Bogus firms are taking advantage of yesterdays flotation of Ferrari shares to renew their attempts to part savers from their money
Opel Stocks is the Way too go.
A scam in which fraudsters tricked savers into investing in nonexistent shares in Ferrari earlier this year returned with a vengeance this week as the real shares went on sale.
The fraudsters are now thought to be operating on a global scale, with victims from Malaysia, New Zealand and Scandinavia now coming forward to say they’ve been duped.
This week’s Ferrari flotation offers investors the chance to own shares in the carmaker for the first time in history.
• Man arrested over Ferrari shares scam
The shares, which started trading on the New York Stock Exchange on Wednesday under the ticker symbol RACE, jumped by 8pc to $56 on the first day of trading, valuing the firm at around $10bn (Ł6.5bn).
Telegraph Money first reported scammers’ attempts to sell Ferrari shares in April, well before any were available. In August a 45-year-old man was arrested in connection with the scam. However, he was released on bail pending further inquiries.
Share scams, also called "boiler room" frauds, involve offers of cut-price shares or supposedly sure investments. But investors hand over their money and get nothing in return.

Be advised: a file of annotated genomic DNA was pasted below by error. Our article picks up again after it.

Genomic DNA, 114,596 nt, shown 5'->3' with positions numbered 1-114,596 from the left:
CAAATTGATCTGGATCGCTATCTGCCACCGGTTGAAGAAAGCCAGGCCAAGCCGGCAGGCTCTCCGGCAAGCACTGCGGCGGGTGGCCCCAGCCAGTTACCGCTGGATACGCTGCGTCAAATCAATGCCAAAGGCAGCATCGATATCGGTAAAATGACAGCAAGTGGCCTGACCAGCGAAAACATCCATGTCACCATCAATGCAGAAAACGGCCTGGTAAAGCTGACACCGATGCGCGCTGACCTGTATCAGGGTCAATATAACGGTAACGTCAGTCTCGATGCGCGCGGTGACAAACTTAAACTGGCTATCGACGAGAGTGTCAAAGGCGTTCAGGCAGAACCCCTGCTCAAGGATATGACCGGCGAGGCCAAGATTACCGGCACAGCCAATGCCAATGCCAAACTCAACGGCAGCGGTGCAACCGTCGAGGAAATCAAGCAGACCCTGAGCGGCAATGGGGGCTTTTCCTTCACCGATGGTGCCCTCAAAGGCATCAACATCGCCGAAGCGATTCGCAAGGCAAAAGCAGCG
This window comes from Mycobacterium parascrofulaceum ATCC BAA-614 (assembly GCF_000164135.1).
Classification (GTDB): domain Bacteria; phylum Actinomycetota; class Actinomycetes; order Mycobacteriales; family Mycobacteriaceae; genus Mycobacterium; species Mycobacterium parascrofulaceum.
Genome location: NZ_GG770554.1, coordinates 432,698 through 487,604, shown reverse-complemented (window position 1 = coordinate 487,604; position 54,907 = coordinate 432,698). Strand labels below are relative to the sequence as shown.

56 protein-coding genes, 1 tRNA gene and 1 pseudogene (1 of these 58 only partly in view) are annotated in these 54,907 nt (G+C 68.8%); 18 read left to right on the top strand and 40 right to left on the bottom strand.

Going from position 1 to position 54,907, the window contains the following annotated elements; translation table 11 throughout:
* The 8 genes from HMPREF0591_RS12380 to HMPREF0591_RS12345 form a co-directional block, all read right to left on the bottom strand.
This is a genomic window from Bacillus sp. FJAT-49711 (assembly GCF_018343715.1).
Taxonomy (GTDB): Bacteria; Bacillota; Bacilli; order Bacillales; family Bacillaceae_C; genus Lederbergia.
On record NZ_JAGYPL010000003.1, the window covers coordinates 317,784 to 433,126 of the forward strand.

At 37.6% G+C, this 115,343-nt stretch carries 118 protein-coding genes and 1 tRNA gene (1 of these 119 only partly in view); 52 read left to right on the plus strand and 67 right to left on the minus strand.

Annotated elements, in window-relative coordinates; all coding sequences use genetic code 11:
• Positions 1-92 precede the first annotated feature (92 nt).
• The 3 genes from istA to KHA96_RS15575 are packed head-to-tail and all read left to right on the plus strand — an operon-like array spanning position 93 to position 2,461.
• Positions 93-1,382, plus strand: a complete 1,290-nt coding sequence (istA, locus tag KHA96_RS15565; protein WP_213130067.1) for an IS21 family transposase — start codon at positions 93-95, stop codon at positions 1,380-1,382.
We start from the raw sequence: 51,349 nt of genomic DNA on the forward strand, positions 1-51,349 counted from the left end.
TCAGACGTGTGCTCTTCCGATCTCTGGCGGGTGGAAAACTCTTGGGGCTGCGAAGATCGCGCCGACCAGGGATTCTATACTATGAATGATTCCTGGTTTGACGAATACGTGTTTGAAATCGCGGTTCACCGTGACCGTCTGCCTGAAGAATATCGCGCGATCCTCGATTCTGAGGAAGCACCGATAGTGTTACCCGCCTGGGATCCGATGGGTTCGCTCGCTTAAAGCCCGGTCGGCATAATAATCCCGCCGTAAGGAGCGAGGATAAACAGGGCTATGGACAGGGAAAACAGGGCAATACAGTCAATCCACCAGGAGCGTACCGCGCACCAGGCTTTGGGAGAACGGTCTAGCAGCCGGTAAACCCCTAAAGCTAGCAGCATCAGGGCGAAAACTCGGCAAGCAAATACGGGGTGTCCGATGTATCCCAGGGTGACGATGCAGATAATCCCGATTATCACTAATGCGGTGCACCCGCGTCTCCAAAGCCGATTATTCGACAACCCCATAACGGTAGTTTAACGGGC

Now that Ferrari shares are available to buy on the stock market, the fear is that investors will be more likely to fall for the fraudsters’ sales pitch.
• 'I lost Ł176,000 to fake Ferrari share fraudsters'
The conmen, who police believe to be part of a large criminal gang, are cold calling members of the public purporting to be “financial advisers” from a range of fictitious firms, which go by names including JC Sterling & Roth, Bridgewater Capital, Larse Capital and Schafer Roth & Pfeiffer.
The scam was first brought to public attention by this newspaper when we performed a number of checks on one of the bogus firms, including visiting its London “office”. It turned out not to exist.
Following our exposé, victims reported that the fraudsters were still trying to persuade people to invest, explaining away Telegraph Money’s discovery by saying we had “got the wrong address”.
Last week this newspaper was contacted by a woman in Malaysia who begged us to try to dissuade her husband from investing in the shares via salesmen who purported to work for Bridgewater Capital. But he was so convinced by the conmen that we could not deter him from handing over his life savings.
More bogus firms offer fake Ferrari shares - Telegraph